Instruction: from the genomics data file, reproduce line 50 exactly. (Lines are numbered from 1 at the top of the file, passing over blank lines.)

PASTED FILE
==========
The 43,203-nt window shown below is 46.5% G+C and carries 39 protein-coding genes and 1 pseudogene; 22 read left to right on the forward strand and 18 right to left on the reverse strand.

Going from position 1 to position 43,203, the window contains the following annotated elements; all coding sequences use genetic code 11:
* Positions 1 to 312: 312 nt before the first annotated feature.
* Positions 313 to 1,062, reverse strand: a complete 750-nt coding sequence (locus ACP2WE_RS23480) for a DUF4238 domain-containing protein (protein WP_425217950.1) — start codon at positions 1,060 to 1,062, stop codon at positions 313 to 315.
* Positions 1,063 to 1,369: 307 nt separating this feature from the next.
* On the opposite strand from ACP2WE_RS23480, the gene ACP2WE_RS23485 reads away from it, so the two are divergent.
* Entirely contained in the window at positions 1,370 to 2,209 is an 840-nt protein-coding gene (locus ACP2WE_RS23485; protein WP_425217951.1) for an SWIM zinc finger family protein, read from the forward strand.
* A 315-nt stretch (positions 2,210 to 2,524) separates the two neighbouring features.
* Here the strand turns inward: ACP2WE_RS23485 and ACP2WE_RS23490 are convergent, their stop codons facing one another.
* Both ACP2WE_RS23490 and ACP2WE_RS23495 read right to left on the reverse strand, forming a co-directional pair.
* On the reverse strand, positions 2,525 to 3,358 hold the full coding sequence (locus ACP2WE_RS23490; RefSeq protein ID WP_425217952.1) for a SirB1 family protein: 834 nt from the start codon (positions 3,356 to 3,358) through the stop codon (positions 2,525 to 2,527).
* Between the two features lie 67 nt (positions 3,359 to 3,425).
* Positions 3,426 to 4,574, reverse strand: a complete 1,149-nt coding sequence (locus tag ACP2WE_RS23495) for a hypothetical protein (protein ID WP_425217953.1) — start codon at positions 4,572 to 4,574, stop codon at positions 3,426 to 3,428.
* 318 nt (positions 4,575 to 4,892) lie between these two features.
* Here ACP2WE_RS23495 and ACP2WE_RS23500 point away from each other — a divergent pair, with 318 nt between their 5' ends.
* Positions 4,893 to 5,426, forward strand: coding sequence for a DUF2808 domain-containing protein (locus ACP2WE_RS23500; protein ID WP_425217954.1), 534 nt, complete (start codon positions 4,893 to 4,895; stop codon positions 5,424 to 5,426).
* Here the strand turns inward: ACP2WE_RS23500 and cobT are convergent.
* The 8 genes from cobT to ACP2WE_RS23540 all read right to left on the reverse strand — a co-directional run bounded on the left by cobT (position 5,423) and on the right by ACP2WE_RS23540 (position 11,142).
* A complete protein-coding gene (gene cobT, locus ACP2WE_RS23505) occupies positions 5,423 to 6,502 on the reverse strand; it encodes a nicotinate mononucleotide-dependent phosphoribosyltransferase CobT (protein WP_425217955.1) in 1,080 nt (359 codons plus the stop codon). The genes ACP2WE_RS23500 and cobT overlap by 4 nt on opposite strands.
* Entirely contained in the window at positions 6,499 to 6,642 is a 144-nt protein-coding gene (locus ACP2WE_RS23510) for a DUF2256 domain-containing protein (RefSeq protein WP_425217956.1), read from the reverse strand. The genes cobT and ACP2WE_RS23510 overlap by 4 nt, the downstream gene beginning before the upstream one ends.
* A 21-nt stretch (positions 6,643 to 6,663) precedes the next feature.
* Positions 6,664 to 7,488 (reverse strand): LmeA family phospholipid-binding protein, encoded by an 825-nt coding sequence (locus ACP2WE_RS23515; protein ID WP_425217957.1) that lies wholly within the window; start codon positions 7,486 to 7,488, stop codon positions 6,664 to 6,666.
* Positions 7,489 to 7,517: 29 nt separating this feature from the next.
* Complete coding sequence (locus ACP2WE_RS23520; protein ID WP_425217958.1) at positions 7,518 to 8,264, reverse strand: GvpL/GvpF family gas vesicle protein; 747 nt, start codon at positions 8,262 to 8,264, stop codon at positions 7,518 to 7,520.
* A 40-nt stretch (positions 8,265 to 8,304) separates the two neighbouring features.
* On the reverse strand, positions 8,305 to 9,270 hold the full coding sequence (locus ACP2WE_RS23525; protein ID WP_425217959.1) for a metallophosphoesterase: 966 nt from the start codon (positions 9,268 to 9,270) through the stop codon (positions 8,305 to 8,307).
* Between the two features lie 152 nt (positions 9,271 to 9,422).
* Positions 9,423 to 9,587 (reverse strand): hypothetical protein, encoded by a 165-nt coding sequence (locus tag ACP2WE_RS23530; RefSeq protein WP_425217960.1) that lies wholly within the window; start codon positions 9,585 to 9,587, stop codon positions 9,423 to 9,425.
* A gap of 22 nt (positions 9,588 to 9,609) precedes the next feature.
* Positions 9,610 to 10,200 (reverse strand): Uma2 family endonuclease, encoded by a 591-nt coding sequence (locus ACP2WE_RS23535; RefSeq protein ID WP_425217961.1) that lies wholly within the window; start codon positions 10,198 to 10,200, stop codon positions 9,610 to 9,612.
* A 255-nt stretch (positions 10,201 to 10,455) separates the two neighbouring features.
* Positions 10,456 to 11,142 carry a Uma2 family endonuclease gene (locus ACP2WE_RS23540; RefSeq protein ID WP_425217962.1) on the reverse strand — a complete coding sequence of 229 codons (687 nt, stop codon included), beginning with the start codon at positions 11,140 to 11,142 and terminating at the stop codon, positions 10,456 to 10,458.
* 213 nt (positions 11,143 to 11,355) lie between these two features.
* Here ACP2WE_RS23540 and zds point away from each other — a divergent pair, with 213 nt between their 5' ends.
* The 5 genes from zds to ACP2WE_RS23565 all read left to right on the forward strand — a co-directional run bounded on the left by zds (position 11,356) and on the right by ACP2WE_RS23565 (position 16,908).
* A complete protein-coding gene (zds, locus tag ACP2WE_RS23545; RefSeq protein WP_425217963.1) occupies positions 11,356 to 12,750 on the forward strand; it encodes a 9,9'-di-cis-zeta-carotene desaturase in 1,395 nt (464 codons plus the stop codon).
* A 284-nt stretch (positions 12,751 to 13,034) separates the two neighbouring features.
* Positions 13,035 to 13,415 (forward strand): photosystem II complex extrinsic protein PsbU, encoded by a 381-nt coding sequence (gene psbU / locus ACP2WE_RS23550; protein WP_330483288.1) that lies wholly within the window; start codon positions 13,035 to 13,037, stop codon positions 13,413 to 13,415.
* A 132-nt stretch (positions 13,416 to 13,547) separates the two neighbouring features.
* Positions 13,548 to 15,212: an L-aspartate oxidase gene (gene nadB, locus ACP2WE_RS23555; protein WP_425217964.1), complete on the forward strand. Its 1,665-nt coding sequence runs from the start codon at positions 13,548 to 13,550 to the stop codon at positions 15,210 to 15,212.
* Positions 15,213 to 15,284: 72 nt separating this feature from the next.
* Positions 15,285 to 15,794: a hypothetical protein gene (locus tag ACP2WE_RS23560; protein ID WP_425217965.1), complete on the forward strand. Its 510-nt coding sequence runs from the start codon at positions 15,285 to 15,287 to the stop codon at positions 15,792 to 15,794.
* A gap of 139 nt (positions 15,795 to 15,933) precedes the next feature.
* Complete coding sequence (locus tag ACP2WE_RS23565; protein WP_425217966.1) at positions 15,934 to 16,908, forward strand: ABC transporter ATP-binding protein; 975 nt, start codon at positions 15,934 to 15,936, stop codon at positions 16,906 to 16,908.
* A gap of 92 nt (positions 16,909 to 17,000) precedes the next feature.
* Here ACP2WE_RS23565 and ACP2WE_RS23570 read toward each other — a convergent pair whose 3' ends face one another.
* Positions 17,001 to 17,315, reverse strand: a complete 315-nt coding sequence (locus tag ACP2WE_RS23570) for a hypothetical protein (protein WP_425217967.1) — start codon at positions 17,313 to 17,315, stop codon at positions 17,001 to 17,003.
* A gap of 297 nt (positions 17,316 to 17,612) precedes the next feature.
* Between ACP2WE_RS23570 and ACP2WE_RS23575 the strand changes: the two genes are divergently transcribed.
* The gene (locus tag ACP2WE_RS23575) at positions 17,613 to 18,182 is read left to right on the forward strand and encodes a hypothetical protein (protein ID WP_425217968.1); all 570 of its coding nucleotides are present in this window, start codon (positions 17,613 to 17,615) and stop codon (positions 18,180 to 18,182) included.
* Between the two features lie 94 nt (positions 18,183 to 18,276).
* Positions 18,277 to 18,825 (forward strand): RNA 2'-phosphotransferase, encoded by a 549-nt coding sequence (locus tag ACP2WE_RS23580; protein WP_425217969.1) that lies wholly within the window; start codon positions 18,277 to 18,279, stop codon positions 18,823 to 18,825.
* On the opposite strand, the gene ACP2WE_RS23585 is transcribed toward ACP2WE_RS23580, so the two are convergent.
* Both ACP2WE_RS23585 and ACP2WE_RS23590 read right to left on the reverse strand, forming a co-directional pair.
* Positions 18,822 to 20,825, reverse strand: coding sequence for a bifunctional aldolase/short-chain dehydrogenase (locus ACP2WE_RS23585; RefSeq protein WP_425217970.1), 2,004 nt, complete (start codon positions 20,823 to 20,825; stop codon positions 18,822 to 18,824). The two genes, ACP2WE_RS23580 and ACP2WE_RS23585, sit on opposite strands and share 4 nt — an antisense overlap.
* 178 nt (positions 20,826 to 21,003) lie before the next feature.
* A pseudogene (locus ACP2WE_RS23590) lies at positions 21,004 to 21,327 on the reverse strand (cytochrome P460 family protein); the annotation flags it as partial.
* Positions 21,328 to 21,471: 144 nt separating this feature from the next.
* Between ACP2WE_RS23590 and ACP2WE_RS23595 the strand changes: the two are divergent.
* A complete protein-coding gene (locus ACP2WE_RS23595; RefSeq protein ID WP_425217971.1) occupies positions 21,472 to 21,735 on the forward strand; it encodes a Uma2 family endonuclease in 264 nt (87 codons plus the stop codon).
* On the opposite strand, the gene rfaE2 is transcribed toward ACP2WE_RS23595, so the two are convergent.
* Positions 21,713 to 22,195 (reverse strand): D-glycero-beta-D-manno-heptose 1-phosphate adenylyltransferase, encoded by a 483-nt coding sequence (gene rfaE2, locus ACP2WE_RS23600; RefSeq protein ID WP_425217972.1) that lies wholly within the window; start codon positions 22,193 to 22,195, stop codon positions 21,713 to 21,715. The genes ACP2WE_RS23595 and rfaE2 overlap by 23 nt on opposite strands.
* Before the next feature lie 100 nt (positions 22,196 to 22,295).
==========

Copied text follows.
* The gene (locus tag ACP2WE_RS23575) at positions 17,613 to 18,182 is read left to right on the forward strand and encodes a hypothetical protein (protein ID WP_425217968.1); all 570 of its coding nucleotides are present in this window, start codon (positions 17,613 to 17,615) and stop codon (positions 18,180 to 18,182) included.